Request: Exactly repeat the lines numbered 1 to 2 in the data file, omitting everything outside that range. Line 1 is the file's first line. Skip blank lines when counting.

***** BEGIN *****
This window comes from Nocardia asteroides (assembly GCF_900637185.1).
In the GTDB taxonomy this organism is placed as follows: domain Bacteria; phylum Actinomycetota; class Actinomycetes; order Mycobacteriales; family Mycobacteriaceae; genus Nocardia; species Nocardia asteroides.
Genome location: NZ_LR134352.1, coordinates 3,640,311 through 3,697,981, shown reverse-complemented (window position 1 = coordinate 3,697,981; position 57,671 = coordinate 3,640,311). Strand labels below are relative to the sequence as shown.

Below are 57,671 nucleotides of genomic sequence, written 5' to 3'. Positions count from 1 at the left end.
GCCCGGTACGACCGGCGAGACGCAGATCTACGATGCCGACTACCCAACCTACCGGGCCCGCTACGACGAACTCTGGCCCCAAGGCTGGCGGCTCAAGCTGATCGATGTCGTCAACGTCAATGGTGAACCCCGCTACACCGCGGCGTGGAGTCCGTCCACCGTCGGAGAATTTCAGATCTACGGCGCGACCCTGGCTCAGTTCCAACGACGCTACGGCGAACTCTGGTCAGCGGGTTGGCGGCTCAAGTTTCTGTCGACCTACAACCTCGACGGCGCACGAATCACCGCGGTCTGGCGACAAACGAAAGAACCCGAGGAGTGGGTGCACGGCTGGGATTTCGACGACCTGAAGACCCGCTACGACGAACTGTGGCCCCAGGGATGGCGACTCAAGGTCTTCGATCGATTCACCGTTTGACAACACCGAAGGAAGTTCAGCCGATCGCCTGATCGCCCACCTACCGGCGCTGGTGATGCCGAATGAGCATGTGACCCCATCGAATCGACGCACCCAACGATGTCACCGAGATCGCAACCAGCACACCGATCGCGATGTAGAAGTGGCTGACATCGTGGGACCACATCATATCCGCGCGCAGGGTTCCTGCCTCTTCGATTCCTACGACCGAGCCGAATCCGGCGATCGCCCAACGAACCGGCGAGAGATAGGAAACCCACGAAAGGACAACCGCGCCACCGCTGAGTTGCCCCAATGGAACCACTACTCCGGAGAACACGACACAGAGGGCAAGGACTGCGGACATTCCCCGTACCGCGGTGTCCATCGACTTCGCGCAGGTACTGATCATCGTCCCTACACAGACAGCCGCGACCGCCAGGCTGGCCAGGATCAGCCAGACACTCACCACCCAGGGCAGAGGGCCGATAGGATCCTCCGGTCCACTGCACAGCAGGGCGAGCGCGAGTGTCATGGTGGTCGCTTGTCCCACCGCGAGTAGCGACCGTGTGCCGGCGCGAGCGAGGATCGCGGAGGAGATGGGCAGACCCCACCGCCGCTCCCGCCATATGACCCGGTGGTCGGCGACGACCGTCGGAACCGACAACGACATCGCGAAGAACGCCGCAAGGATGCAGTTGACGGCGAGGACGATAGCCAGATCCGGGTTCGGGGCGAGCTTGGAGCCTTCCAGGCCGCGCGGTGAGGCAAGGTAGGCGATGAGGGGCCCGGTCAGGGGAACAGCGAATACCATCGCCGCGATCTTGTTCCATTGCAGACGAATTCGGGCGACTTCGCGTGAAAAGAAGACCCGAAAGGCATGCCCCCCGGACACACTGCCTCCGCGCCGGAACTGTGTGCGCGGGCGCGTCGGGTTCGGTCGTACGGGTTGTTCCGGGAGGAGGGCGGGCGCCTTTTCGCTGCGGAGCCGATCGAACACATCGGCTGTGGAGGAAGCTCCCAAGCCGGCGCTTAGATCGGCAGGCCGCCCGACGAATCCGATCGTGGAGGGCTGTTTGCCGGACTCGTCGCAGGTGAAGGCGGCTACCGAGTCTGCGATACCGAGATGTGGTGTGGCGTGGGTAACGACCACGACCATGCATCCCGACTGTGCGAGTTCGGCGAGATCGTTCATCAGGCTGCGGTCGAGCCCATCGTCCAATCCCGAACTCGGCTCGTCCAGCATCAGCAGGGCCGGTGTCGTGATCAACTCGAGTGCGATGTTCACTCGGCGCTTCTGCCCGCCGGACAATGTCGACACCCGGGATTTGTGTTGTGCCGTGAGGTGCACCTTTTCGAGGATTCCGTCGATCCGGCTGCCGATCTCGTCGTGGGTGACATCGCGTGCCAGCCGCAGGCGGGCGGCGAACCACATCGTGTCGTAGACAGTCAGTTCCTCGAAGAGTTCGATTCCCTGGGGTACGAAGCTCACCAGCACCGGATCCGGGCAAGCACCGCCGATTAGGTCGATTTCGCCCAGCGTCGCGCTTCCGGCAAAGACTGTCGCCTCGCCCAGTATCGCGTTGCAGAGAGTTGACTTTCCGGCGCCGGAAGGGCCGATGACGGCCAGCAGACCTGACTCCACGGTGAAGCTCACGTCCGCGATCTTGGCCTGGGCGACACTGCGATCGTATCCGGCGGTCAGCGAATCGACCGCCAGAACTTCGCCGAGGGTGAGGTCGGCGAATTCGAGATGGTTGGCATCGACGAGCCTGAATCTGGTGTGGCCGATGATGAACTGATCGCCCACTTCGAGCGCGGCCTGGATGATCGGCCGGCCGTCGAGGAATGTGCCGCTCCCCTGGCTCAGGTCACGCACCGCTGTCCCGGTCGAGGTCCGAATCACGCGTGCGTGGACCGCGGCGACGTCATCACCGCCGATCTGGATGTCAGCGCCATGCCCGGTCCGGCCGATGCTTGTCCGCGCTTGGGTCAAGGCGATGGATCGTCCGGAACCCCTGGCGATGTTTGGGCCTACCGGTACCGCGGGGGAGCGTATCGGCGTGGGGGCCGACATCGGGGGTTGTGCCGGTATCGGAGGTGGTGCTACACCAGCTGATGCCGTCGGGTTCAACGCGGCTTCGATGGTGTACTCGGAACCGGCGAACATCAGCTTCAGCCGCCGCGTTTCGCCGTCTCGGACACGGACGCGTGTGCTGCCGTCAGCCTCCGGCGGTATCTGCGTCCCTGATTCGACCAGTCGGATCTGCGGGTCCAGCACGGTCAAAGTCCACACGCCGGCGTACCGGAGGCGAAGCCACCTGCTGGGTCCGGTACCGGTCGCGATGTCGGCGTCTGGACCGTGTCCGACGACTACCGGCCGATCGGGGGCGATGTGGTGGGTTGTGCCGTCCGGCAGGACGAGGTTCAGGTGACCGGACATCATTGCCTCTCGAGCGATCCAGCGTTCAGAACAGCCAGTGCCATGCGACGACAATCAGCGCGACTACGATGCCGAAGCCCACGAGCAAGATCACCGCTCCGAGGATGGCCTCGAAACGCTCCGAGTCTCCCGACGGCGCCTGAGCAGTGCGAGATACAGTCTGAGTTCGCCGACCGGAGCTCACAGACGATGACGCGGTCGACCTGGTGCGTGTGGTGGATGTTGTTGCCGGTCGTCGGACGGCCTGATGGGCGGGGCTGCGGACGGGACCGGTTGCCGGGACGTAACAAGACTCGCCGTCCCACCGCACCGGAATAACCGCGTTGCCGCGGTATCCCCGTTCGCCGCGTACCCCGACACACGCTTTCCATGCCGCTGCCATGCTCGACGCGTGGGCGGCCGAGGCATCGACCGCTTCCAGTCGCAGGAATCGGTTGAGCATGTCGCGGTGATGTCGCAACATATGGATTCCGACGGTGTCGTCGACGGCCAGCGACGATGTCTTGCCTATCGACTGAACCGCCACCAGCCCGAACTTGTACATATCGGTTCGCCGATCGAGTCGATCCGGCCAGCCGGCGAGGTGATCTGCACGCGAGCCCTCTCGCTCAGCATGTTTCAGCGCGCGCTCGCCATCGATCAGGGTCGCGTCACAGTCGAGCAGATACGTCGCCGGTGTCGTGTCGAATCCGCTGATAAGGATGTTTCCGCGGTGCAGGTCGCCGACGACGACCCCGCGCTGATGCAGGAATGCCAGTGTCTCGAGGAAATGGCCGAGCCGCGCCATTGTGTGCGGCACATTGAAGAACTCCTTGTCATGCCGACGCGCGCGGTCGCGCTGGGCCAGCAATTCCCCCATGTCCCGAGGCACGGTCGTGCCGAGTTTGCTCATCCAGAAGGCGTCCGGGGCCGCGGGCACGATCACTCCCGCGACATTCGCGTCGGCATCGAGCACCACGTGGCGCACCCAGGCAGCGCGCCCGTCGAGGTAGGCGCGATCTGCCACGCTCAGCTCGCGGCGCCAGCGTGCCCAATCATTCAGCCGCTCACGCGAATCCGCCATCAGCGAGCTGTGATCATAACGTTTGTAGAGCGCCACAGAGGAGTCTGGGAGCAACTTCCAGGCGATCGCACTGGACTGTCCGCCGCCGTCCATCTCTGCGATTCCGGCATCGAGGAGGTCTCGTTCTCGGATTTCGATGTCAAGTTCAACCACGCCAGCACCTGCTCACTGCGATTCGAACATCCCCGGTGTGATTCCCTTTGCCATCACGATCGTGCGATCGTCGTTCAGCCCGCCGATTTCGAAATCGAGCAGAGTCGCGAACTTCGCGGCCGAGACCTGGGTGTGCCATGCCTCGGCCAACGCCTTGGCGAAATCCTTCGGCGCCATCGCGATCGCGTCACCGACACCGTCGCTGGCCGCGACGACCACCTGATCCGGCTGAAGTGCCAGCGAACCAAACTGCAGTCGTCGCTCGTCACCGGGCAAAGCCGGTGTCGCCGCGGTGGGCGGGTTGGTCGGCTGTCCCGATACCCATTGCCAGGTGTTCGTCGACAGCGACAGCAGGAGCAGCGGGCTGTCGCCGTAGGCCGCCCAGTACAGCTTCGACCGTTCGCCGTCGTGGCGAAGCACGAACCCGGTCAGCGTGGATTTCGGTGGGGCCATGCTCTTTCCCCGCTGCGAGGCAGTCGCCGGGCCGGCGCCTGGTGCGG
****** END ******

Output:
This window comes from Nocardia asteroides (assembly GCF_900637185.1).
In the GTDB taxonomy this organism is placed as follows: domain Bacteria; phylum Actinomycetota; class Actinomycetes; order Mycobacteriales; family Mycobacteriaceae; genus Nocardia; species Nocardia asteroides.